Alumna’s instructional videos transform frontline health care globally
In rural South Sudan, the population barely tops four people per square mile. Vehicles are a rarity. And when night falls, a limitless silence descends.
Despite this isolation, Deborah Van Dyke, M.P.H. ’93, was rattled awake late one evening by a woman pounding urgently on her door. It was 2008. Van Dyke—a family practice clinician—was working as medical coordinator for Médecins Sans Frontières, the international aid organization, at a makeshift rural clinic. Her visitor, a local nurse, breathlessly explained that a birth in a nearby medical tent had gone wrong. The pair grabbed a flashlight and raced through the dark to intervene.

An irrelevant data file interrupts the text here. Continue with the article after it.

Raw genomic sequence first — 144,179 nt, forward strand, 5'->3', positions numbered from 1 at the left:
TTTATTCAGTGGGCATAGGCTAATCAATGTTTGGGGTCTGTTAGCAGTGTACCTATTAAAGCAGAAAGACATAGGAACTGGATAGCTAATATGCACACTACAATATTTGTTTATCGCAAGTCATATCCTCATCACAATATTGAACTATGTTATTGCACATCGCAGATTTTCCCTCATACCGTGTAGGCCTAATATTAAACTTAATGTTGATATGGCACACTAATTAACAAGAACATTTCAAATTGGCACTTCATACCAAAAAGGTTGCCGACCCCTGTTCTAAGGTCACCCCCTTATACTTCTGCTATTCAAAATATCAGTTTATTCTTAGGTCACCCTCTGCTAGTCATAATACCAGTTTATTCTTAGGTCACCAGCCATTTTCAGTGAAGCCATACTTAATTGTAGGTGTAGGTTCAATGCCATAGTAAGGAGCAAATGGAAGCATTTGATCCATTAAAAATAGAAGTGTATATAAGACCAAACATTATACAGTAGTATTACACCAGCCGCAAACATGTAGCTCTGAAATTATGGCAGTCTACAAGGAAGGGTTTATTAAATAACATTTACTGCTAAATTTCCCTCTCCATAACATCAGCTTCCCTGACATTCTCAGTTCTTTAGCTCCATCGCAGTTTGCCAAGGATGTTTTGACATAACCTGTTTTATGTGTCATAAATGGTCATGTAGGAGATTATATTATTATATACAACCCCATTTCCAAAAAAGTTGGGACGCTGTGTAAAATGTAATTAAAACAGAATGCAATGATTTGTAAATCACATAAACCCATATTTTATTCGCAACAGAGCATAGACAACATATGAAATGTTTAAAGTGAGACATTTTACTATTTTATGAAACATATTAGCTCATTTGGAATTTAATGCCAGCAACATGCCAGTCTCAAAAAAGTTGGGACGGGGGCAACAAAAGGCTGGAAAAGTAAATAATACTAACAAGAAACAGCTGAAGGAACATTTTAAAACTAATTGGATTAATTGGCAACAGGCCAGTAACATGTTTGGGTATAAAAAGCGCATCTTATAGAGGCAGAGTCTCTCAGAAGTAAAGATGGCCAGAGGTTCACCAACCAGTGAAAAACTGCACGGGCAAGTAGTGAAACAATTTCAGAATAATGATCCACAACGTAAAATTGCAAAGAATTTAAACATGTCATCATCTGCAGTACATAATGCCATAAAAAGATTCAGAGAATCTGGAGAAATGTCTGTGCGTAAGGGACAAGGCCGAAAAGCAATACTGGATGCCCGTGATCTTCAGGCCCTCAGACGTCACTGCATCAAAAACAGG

“The baby was blue, floppy. He wasn’t breathing,” Van Dyke recalls. “The doctor and midwife trying to resuscitate him were doing chest compressions and suctioning the infant’s mouth and nose.” What they forgot to try in the heat of the moment was the one simple intervention that could actually save the child. Van Dyke stepped in with a bag and mask—a device used to squeeze air into a patient’s lungs—and positioned it securely on the infant’s face. After a few seconds, he was breathing. “That’s all it took,” she says.
As the newborn gained consciousness, Van Dyke had an epiphany: “All over the world, so many lives could be saved if health workers could learn critical skills through the teaching power of video.”